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Re-entry Permit Basics: How to Preserve Your Green Card During Long-term Travel

Lawful permanent residents and conditional residents (green card holders) are required to physically reside in the United States, except for brief trips abroad. However, some lawful permanent residents may have continuing needs (such as family, employment or business) to reside abroad and enter the U.S. infrequently. In such a circumstance, the lawful permanent resident needs to ensure that their green card does not become invalid. One way to do this is to obtain a re-entry permit. Below we will answer some frequently asked questions regarding re-entry permits:
What is a re-entry permit?
A re-entry permit is a travel document issued to lawful permanent residents and conditional residents who must reside outside of the U.S. for more than six months.
Who needs a re-entry permit?
Lawful permanent residents and conditional residents require re-entry permits to enter the country after an absence from the U.S. of more than six months.
How do I file for a re-entry permit?
You must file Form I-131, Application for a Travel Document, complete with supporting documentation, photos and applicable fees with USCIS. You must also be physically present in the U.S. in order to file.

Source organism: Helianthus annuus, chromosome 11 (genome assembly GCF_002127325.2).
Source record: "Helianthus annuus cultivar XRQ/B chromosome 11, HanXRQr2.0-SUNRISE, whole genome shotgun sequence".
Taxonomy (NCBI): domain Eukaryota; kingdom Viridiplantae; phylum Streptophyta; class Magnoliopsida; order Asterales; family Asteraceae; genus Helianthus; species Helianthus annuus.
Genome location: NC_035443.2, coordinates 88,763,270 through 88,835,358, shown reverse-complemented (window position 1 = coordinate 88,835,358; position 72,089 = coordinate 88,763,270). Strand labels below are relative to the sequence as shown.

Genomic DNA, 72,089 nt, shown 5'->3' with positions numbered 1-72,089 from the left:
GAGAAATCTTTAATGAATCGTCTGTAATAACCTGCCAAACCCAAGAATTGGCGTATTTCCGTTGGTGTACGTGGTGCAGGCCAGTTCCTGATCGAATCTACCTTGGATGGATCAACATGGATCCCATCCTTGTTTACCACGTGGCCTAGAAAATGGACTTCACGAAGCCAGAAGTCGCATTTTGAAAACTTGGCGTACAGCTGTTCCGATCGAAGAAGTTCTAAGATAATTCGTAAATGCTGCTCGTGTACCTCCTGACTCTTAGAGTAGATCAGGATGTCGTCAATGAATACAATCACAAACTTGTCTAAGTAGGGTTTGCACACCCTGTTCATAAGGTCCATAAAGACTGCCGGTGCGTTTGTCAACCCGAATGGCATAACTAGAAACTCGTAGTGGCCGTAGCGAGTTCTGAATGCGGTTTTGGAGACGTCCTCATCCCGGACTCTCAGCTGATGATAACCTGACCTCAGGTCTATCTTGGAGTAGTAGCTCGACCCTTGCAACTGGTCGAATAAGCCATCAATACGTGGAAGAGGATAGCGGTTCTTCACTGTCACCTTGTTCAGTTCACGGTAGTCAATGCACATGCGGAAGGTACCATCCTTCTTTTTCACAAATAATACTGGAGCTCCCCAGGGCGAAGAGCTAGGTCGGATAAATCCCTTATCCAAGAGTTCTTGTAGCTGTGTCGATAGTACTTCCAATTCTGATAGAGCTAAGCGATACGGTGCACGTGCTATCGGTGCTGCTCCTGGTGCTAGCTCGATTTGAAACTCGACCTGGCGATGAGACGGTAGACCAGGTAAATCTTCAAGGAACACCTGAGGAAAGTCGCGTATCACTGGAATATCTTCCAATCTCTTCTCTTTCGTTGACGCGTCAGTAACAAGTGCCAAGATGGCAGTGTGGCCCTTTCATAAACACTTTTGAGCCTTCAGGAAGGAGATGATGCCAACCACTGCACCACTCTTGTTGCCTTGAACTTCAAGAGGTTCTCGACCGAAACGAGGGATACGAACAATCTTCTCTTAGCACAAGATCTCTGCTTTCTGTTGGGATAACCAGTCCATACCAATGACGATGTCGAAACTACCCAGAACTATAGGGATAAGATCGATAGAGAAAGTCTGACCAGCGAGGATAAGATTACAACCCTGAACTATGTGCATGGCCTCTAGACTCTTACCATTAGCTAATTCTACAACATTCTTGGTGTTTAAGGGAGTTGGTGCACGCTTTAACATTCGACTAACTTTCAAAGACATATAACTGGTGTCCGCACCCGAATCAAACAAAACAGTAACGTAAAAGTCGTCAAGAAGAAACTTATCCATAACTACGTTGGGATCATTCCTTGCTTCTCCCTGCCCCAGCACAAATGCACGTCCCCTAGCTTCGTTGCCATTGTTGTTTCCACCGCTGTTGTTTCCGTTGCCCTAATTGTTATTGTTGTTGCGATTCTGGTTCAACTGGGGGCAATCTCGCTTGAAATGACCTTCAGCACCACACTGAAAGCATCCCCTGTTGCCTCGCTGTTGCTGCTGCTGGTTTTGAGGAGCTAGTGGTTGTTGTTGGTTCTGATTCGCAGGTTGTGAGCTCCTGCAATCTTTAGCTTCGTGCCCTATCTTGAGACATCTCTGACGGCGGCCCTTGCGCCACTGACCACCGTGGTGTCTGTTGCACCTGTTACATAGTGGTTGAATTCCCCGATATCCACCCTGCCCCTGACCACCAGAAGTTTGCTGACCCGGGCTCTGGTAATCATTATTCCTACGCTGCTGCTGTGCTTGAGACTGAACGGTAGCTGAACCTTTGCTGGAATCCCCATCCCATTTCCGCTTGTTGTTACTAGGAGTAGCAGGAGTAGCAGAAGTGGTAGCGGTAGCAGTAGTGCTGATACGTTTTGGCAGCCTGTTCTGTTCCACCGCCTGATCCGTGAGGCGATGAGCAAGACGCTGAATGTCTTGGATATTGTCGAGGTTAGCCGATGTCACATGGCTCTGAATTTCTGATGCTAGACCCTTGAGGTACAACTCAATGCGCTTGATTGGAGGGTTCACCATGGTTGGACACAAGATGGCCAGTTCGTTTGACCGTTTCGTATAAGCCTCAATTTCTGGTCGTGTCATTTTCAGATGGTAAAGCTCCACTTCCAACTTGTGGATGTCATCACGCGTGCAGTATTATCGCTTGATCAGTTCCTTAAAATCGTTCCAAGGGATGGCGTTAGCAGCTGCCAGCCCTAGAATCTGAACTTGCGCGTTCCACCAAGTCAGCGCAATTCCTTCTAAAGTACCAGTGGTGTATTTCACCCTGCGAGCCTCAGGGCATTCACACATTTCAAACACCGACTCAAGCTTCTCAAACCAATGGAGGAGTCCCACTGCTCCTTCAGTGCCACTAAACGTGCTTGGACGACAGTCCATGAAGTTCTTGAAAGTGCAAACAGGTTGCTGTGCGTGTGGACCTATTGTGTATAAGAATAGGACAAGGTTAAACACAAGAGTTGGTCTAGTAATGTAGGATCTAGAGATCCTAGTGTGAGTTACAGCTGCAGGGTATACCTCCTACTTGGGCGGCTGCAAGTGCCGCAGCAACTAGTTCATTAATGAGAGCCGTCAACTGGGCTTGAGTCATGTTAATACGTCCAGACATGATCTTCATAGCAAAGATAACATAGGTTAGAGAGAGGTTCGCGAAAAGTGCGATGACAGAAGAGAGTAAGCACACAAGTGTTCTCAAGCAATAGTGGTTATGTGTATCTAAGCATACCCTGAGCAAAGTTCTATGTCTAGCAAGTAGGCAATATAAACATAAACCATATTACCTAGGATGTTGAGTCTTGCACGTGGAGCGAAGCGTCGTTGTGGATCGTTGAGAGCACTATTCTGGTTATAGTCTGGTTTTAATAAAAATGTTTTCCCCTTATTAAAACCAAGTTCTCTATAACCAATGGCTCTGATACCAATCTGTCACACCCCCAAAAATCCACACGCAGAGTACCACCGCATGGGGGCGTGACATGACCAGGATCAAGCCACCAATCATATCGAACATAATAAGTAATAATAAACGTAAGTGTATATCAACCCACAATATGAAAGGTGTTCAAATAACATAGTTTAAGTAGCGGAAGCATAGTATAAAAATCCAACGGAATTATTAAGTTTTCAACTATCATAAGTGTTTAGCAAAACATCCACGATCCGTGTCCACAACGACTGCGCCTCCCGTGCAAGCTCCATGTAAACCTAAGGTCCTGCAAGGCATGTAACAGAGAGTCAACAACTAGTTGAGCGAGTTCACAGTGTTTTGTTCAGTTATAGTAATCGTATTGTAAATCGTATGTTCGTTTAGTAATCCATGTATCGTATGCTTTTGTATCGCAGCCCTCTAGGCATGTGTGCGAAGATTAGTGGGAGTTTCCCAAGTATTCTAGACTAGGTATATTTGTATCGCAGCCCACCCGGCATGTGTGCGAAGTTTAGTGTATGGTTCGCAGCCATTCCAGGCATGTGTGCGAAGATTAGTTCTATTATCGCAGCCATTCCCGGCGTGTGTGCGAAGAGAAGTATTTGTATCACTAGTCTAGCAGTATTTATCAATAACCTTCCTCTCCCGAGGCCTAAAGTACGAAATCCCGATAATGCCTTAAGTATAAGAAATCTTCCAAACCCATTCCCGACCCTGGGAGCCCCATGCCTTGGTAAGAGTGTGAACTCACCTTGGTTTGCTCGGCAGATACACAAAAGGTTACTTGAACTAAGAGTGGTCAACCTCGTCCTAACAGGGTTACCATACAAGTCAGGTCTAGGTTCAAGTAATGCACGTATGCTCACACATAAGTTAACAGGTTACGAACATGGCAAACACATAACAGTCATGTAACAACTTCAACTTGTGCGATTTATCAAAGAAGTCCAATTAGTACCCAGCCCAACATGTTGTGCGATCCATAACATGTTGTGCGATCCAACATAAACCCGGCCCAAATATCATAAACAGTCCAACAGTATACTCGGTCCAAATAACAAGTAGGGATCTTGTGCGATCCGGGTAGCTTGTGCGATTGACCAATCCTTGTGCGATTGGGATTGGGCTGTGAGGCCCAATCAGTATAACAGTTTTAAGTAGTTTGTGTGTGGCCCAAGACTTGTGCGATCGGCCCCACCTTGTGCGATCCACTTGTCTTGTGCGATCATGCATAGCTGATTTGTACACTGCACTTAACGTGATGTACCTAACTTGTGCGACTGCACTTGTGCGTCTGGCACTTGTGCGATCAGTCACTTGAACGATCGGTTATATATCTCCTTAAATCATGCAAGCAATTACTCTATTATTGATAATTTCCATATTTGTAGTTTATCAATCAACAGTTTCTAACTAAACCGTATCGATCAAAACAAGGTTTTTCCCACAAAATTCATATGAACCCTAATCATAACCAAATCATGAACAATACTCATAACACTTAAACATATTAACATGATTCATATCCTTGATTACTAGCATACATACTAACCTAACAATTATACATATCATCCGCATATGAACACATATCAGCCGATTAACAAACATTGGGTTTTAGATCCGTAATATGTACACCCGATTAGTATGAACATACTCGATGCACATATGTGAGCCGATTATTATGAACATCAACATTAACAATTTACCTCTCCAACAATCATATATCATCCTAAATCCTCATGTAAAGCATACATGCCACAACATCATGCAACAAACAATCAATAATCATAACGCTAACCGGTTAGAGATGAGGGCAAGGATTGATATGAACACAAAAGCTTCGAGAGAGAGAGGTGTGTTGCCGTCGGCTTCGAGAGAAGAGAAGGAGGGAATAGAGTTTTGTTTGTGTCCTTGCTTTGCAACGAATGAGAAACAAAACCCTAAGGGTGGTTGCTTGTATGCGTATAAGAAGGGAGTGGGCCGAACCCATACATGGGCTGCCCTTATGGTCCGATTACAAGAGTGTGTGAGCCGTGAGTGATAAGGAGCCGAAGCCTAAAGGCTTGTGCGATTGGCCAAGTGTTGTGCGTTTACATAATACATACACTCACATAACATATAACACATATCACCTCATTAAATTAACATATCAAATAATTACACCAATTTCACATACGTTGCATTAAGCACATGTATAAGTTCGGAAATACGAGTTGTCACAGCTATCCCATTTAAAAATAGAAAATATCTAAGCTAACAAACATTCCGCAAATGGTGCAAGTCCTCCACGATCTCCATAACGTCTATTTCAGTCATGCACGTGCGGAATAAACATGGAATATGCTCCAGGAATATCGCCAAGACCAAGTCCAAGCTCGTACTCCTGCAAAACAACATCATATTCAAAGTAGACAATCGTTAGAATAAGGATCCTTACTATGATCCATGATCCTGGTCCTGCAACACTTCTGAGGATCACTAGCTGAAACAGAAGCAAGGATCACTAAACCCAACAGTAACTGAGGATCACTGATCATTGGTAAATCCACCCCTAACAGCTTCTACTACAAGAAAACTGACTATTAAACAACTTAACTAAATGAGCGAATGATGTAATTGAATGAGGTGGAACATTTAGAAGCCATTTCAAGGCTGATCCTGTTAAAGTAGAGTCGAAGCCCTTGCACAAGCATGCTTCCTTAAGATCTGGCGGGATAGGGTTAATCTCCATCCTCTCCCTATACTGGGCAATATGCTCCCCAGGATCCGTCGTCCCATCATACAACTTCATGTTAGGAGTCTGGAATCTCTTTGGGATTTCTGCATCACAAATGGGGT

What is the processing time for a re-entry permit?
Currently, the re-entry permit processing time is between four to six months; however, this is subject to change. Re-entry permits should be filed no less than 60 days prior to travel.
How long is a re-entry permit valid?
For lawful permanent residents, a re-entry permit is valid for two years from the date of issuance. For conditional residents, a re-entry permit is valid for two years from the date of issuance or until the date the conditional resident must apply for the removal of conditions, whichever comes first.
What happens if I do not apply for a re-entry permit before I travel outside of the U.S.?
If you stay outside of the United States for one year or more and did not apply for a re-entry permit before traveling, you may be considered to have abandoned your permanent resident status. If this happens, you may be referred to appear before an immigration judge to decide whether or not you have abandoned your status.
Does a re-entry permit guarantee admission to the U.S.?
No, a re-entry permit does not guarantee admission to the U.S. Foreign nationals with re-entry permits are still subject to the immigration inspection process at the port of entry.
What should I do if my re-entry permit has expired?
Re-entry permits cannot be extended. If your permit has expired you will need to apply for a new one.
If you are a lawful permanent resident and you plan to spend more than 183 days in a year outside of the United States, you should contact our office so that our experienced attorneys can help you determine the best way to protect your status while you are away.